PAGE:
Report from Forskningskampanjen 2012
We know a great deal about how much energy Norwegian households use, but less about indoor temperature and how the temperature varies throughout the day. Furthermore, we know very little about how satisfied Norwegians are with the indoor temperature, how it varies with the heating equipment that is being used and how indoor temperature and energy consumption are related. These are some of the questions that the Research Campaign 2012 may contribute to finding the answers to.
The Research Campaign is organised annually by the Research Council of Norway and the Environmental Education Network. The aim of the campaign is to involve Norwegian school children in ongoing and important research activities. The pupils who participated in the Research Campaign in 2012 measured the outdoor temperature as well as the temperature in four rooms in their homes, both morning and evening. In addition they registered the power consumption. The families’ focus on energy consumption issues was also mapped in a questionnaire, where the household members were asked how satisfied they were with the indoor temperature, their attitudes towards energy consumption, the extent of nagging about energy economising and various forms of economising behaviour within the family.
We find that a large proportion of Norwegian families keep a lower indoor temperature than what they consider to be comfortable on cold winter mornings, and that the mothers freeze more often than other family members. There are many indications in the data that this is done deliberately, and that many people choose to keep their homes a little cooler than what they consider to be comfortable in order to save energy or money. We also find a clear connection between indoor temperature and the type of heating equipment installed. On average, households with heat pumps and shared central heating systems keep a higher indoor temperature, while households that use fuel-wood keep a lower average temperature in their living rooms than other households. Another interesting finding is that there is a connection between indoor temperature and nagging about energy economising. Households where there is a considerable amount of discussion and nagging going on, keep their homes cooler on average than other households. It is, however, difficult to infer about causality from this result, since we have reason to believe that the level of nagging is correlated with the need for economising, and that it is higher in families who are generally concerned with saving energy.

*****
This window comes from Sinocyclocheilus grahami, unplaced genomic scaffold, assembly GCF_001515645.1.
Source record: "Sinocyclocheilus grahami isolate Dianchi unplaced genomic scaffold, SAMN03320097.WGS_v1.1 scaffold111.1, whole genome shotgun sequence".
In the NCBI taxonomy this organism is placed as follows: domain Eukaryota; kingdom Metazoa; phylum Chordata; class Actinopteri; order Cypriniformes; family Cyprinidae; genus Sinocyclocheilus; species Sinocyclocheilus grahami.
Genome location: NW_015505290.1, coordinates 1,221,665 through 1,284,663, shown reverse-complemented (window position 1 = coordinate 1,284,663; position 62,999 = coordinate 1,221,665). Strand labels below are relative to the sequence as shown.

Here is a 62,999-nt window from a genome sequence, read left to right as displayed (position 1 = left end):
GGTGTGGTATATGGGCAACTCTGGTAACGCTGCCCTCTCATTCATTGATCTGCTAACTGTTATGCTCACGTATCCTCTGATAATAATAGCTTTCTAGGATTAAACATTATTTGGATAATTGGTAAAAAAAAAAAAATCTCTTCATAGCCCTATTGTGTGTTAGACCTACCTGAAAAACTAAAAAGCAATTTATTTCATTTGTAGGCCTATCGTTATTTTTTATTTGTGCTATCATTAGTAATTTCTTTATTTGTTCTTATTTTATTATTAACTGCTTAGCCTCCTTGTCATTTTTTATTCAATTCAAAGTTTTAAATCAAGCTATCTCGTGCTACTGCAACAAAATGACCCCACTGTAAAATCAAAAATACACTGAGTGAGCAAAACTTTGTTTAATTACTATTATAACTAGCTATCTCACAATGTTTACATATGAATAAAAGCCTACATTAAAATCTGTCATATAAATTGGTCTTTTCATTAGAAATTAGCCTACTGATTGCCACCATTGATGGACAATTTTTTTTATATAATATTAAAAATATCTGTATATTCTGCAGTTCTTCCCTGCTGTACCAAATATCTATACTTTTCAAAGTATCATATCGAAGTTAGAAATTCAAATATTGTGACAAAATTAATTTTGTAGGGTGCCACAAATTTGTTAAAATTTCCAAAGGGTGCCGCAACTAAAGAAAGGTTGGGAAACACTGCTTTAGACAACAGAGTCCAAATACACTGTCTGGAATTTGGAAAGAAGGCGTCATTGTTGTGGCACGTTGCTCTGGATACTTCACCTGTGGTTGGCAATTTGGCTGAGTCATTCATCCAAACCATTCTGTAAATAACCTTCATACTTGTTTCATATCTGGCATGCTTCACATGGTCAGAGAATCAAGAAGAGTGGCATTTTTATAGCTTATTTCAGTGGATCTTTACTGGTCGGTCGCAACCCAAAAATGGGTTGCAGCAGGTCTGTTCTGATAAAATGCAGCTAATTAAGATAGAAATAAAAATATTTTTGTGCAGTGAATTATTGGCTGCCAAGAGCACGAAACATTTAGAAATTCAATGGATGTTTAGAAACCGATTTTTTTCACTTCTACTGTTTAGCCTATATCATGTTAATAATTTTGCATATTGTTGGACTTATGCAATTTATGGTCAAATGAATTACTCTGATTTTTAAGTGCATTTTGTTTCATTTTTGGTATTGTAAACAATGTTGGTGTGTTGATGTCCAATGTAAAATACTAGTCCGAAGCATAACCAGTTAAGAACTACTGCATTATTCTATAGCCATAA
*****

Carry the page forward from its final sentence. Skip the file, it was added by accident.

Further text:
All in all, the results from the Research Campaign 2012 imply that there is a high level of energy-saving effort in Norwegian households, and that many households choose to maintain a lower indoor temperature during parts of the day than they find comfortable. There are also clear indications that as soon as heating becomes cheaper, or if the household does not pay per unit of consumption, it reduces the economising behaviour, and leads many households to increase the indoor temperature.